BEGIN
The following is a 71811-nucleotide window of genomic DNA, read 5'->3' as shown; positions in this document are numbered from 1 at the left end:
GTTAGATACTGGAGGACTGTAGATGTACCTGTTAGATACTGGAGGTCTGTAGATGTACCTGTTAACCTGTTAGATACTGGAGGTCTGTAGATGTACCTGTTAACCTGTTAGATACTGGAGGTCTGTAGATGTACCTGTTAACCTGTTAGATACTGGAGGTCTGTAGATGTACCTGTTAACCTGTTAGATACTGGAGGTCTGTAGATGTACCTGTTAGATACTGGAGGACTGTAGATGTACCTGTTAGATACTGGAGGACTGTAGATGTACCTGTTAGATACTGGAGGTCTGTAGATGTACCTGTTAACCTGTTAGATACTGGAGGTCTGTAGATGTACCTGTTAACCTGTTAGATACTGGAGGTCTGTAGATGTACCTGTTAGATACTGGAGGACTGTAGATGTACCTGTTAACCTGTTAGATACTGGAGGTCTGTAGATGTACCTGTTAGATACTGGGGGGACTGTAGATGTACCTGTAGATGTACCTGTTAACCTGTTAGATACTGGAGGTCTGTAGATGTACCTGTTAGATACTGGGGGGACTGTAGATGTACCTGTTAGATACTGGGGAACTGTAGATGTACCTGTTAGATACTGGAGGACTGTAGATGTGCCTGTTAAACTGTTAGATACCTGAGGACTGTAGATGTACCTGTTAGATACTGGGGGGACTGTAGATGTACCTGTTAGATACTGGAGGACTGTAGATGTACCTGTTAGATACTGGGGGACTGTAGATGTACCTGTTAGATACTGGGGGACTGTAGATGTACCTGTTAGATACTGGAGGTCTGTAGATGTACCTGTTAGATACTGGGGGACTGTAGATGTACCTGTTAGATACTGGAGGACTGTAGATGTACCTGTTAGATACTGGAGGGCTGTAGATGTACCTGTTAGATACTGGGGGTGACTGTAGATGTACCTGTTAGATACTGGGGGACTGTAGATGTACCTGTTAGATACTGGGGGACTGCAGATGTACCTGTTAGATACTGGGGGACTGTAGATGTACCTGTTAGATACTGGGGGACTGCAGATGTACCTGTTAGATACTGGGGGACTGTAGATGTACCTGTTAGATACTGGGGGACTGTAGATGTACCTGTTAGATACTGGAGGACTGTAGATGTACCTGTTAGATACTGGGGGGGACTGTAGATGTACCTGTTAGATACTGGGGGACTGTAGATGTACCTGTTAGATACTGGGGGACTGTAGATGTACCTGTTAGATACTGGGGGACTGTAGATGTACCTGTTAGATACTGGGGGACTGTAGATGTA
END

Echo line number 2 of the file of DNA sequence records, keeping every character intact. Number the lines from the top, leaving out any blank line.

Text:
GTTAGATACTGGAGGACTGTAGATGTACCTGTTAGATACTGGAGGTCTGTAGATGTACCTGTTAACCTGTTAGATACTGGAGGTCTGTAGATGTACCTGTTAACCTGTTAGATACTGGAGGTCTGTAGATGTACCTGTTAACCTGTTAGATACTGGAGGTCTGTAGATGTACCTGTTAACCTGTTAGATACTGGAGGTCTGTAGATGTACCTGTTAGATACTGGAGGACTGTAGATGTACCTGTTAGATACTGGAGGACTGTAGATGTACCTGTTAGATACTGGAGGTCTGTAGATGTACCTGTTAACCTGTTAGATACTGGAGGTCTGTAGATGTACCTGTTAACCTGTTAGATACTGGAGGTCTGTAGATGTACCTGTTAGATACTGGAGGACTGTAGATGTACCTGTTAACCTGTTAGATACTGGAGGTCTGTAGATGTACCTGTTAGATACTGGGGGGACTGTAGATGTACCTGTAGATGTACCTGTTAACCTGTTAGATACTGGAGGTCTGTAGATGTACCTGTTAGATACTGGGGGGACTGTAGATGTACCTGTTAGATACTGGGGAACTGTAGATGTACCTGTTAGATACTGGAGGACTGTAGATGTGCCTGTTAAACTGTTAGATACCTGAGGACTGTAGATGTACCTGTTAGATACTGGGGGGACTGTAGATGTACCTGTTAGATACTGGAGGACTGTAGATGTACCTGTTAGATACTGGGGGACTGTAGATGTACCTGTTAGATACTGGGGGACTGTAGATGTACCTGTTAGATACTGGAGGTCTGTAGATGTACCTGTTAGATACTGGGGGACTGTAGATGTACCTGTTAGATACTGGAGGACTGTAGATGTACCTGTTAGATACTGGAGGGCTGTAGATGTACCTGTTAGATACTGGGGGTGACTGTAGATGTACCTGTTAGATACTGGGGGACTGTAGATGTACCTGTTAGATACTGGGGGACTGCAGATGTACCTGTTAGATACTGGGGGACTGTAGATGTACCTGTTAGATACTGGGGGACTGCAGATGTACCTGTTAGATACTGGGGGACTGTAGATGTACCTGTTAGATACTGGGGGACTGTAGATGTACCTGTTAGATACTGGAGGACTGTAGATGTACCTGTTAGATACTGGGGGGGACTGTAGATGTACCTGTTAGATACTGGGGGACTGTAGATGTACCTGTTAGATACTGGGGGACTGTAGATGTACCTGTTAGATACTGGGGGACTGTAGATGTACCTGTTAGATACTGGGGGACTGTAGATGTA